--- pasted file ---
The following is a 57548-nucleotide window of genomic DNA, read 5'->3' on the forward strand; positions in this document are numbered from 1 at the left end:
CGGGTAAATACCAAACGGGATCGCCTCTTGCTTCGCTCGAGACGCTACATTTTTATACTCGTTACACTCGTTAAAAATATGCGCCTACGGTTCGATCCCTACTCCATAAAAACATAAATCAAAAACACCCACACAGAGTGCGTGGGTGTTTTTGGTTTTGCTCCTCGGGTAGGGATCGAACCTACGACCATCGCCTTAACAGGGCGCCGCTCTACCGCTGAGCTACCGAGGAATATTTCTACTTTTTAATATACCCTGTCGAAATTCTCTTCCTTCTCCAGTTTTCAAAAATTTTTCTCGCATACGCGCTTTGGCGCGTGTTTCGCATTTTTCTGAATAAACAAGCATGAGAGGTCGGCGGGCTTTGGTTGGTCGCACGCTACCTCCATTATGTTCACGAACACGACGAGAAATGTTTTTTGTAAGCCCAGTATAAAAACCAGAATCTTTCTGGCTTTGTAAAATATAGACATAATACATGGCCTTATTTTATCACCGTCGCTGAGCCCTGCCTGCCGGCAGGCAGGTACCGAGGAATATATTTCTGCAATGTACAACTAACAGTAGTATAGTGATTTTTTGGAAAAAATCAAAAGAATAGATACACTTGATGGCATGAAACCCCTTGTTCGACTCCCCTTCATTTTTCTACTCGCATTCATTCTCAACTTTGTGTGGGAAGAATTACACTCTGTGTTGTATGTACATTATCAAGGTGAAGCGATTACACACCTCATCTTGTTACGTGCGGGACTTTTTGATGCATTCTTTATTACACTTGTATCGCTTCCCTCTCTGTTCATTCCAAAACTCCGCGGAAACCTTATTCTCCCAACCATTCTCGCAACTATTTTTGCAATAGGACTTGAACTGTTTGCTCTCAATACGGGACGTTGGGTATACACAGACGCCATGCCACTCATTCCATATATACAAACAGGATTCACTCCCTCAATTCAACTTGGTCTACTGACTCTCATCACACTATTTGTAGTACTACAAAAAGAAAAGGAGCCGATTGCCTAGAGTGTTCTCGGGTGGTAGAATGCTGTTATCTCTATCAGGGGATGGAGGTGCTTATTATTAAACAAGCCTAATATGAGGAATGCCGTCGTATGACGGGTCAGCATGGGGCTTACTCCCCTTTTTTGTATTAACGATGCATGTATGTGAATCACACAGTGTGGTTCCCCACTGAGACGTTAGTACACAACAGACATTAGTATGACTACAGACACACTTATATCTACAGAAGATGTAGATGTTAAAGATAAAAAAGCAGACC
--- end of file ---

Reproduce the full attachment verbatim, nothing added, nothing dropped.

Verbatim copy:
The following is a 57548-nucleotide window of genomic DNA, read 5'->3' on the forward strand; positions in this document are numbered from 1 at the left end:
CGGGTAAATACCAAACGGGATCGCCTCTTGCTTCGCTCGAGACGCTACATTTTTATACTCGTTACACTCGTTAAAAATATGCGCCTACGGTTCGATCCCTACTCCATAAAAACATAAATCAAAAACACCCACACAGAGTGCGTGGGTGTTTTTGGTTTTGCTCCTCGGGTAGGGATCGAACCTACGACCATCGCCTTAACAGGGCGCCGCTCTACCGCTGAGCTACCGAGGAATATTTCTACTTTTTAATATACCCTGTCGAAATTCTCTTCCTTCTCCAGTTTTCAAAAATTTTTCTCGCATACGCGCTTTGGCGCGTGTTTCGCATTTTTCTGAATAAACAAGCATGAGAGGTCGGCGGGCTTTGGTTGGTCGCACGCTACCTCCATTATGTTCACGAACACGACGAGAAATGTTTTTTGTAAGCCCAGTATAAAAACCAGAATCTTTCTGGCTTTGTAAAATATAGACATAATACATGGCCTTATTTTATCACCGTCGCTGAGCCCTGCCTGCCGGCAGGCAGGTACCGAGGAATATATTTCTGCAATGTACAACTAACAGTAGTATAGTGATTTTTTGGAAAAAATCAAAAGAATAGATACACTTGATGGCATGAAACCCCTTGTTCGACTCCCCTTCATTTTTCTACTCGCATTCATTCTCAACTTTGTGTGGGAAGAATTACACTCTGTGTTGTATGTACATTATCAAGGTGAAGCGATTACACACCTCATCTTGTTACGTGCGGGACTTTTTGATGCATTCTTTATTACACTTGTATCGCTTCCCTCTCTGTTCATTCCAAAACTCCGCGGAAACCTTATTCTCCCAACCATTCTCGCAACTATTTTTGCAATAGGACTTGAACTGTTTGCTCTCAATACGGGACGTTGGGTATACACAGACGCCATGCCACTCATTCCATATATACAAACAGGATTCACTCCCTCAATTCAACTTGGTCTACTGACTCTCATCACACTATTTGTAGTACTACAAAAAGAAAAGGAGCCGATTGCCTAGAGTGTTCTCGGGTGGTAGAATGCTGTTATCTCTATCAGGGGATGGAGGTGCTTATTATTAAACAAGCCTAATATGAGGAATGCCGTCGTATGACGGGTCAGCATGGGGCTTACTCCCCTTTTTTGTATTAACGATGCATGTATGTGAATCACACAGTGTGGTTCCCCACTGAGACGTTAGTACACAACAGACATTAGTATGACTACAGACACACTTATATCTACAGAAGATGTAGATGTTAAAGATAAAAAAGCAGACC